Musings on the 2014 Paris Exhibition
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Arts and Entertainment

Musings on the 2014 Paris Exhibition: 32 December 2014
Author: John Zybourne Rambling Reporter

Just walked back from Paris. Three days ago. And as always everything still hurts. Way crash fucking blows. Going through that weird throbbing instant between glowing orange-green planes is a sheer wonder the first time you do it, but now, I’d almost rather fly coach and deal with the stale peanuts and surly stewardesses. Unlike a Boeing there is no ginger ale to nurse a hangover through the Ways. But dear readers I’ve told you enough of the riveting tales of my body not being what it used to be; I have an anointed task before me, to tell you goons all about my impressions of the 2014 Sommes-Nous Devenus Magnifiques?.

It’s a shit show. Ok, not a complete and utter shit show, but it’s pretty sad. This was the 14th exhibition, and let me tell you we’ve come a long way down from Duchamp and Ruiz, now it’s just conglomerates and self-styled culture jammers oh so ironically plugging their “brand”. But I’m getting ahead of myself.

There were, in fact, some absolutely stunning pieces on display this year. I mean stunning, mouth agape, hail mary stunning.

I’m sure you’ve already heard about the debut of Jackie Collins, a Backdoor SOHO native. Her Tree of Life and Tears is as glorious as everyone says. A full sized Muirwood tree, 25 meters high, sprouting, along with it’s golden-green leaves, almost a thousand clear teardrop shaped bulbs containing a self-sustaining micro ecosystem, each of which evolved there (You bet your ass I saw some Shukutei Biomed suits poking around for new talent). Sentient worms, metallic octopi, black globules singing ABBA songs, it was all there, a universe in a tree. I don’t know how to fully capture it in words, but it’s as close as one can get to The World Tree without going to Asgard. Simply stunning. Lass knows how to put on a good show, and I think I speak for everyone when I say I’m honestly excited to see what she does next.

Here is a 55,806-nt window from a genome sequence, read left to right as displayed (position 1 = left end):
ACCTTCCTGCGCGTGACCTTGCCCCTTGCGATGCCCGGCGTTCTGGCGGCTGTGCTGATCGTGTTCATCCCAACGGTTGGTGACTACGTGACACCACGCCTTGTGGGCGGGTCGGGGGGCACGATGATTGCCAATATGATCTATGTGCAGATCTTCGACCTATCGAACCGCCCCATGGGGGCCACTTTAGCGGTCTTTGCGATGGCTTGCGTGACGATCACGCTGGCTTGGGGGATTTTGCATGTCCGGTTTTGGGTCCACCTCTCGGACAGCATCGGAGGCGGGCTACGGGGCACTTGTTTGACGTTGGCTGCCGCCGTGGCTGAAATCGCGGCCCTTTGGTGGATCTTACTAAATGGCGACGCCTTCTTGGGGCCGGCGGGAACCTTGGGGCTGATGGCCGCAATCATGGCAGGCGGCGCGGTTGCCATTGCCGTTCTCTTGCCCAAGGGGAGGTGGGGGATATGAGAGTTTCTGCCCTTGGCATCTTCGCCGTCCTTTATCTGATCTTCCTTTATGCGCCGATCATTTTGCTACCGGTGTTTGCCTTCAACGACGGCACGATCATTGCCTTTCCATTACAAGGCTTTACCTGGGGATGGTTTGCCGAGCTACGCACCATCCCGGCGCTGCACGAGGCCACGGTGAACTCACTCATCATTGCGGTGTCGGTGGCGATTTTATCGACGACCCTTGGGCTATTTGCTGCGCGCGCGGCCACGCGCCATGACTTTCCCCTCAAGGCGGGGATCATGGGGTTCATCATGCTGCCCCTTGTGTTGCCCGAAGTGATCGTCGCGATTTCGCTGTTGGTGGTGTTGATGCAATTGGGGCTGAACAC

Maly Glenne’s Self Portrait of a Wind UP Girl was enthralling in a nightmare-wet-dream-inducing way. The eponymous Wind UP Girl is composed out of old video game consoles (everything from Atari 2600 to XBONE and the Watari GameForge) and brass clockwork with a face sculpted out of some kind of oily grey flesh. Smooth grey skin, bald, camera iris eyes and full black lips with the slightest hint of a pout. Beautiful, in that uncanny valley sort of way; she offered to suck my cock if I would let her borrow my phone to take a selfie. That’s the point, according to Maly, Wind UP Girl is “like a junkie addicted to her own self portrait, her own image, selfies in particular. At first I intended it to be a commentary on the proud narcissism of my generation, The desperation for an egotistical experience, but then she took the sexual turn all on her own. Not content to beg. A sexual release for an egotistical release, I’m pleased with it.”

And yes, dear readers I did decline the offer. But only after a moment of consideration.